Classification of Burns
Burns are classified as first-, second-, or third-degree, depending on how deep and severe they penetrate the skin's surface.
- Superficial burns. First-degree burns affect only the epidermis, or outer layer of skin. The burn site is red, painful, dry, and with no blisters. Mild sunburn is an example. Long-term tissue damage is rare and usually consists of an increase or decrease in the skin color.
- Partial thickness burns. Second-degree burns involve the epidermis and part of the dermis layer of skin. The burn site appears red, blistered, and may be swollen and painful.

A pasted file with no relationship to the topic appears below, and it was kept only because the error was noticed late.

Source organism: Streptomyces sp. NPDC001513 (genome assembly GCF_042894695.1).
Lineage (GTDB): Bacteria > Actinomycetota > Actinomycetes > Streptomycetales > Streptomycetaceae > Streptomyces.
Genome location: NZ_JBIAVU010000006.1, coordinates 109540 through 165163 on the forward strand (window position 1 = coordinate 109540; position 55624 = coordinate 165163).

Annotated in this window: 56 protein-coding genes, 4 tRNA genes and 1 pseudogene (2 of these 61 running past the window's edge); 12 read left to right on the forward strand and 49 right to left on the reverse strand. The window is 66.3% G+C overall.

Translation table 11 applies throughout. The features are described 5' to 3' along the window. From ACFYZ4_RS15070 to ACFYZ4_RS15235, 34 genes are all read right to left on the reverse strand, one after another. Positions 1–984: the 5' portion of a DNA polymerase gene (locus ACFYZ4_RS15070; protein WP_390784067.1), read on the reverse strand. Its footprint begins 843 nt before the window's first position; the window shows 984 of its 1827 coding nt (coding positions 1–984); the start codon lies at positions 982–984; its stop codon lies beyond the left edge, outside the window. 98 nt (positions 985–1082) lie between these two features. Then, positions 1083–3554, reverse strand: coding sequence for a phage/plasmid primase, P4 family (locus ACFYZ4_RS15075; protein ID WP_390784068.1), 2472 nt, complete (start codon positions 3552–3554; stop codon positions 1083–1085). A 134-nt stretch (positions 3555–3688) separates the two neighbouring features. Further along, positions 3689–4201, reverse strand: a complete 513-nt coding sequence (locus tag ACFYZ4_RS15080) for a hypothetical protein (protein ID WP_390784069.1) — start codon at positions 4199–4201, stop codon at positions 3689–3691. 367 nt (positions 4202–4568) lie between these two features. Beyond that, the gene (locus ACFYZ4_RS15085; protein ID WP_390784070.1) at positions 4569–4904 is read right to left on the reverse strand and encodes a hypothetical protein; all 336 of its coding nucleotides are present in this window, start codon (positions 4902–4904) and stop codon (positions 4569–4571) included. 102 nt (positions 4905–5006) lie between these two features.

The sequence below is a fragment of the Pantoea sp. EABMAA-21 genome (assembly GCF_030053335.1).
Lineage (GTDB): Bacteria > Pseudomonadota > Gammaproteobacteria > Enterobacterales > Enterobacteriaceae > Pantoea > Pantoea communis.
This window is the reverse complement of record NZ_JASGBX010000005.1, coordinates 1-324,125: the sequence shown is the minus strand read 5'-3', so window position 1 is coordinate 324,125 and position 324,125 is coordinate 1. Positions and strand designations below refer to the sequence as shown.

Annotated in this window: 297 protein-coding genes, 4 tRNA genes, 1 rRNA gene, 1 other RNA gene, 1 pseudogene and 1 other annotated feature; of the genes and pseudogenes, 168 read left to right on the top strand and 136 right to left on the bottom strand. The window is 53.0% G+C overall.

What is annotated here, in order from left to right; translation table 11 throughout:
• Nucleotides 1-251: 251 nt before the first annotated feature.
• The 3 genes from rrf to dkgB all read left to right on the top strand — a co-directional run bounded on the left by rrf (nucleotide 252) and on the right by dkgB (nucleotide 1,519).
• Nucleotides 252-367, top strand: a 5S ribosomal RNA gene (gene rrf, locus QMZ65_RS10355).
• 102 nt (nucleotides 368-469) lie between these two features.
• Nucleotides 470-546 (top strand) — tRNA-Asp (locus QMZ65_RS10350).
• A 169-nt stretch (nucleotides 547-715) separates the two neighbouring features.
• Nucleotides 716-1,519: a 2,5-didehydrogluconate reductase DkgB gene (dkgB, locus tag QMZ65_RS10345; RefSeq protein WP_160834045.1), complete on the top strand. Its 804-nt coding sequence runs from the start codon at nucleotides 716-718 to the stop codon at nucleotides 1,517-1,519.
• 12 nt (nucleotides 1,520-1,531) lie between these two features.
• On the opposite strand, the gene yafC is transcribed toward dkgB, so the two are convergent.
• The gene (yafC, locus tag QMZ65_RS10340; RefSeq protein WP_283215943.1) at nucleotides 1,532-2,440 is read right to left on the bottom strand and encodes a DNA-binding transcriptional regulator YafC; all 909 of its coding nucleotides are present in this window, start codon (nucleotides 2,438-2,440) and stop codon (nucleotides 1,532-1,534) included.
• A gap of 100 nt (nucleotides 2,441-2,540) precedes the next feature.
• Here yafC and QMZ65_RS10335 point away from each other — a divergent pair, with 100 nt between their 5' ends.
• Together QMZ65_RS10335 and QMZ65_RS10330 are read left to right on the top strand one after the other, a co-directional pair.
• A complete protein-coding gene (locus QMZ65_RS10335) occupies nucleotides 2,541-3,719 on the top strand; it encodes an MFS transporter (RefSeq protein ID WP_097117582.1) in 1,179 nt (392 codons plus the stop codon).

- Full thickness burns. Third-degree burns destroy the epidermis and dermis and may go into the subcutaneous tissue. The burn site may appear white or charred.
- Fourth degree burns. Fourth-degree burns also damage the underlying bones, muscles, and tendons. There is no sensation in the area since the nerve endings are destroyed.
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Online Resources of Burns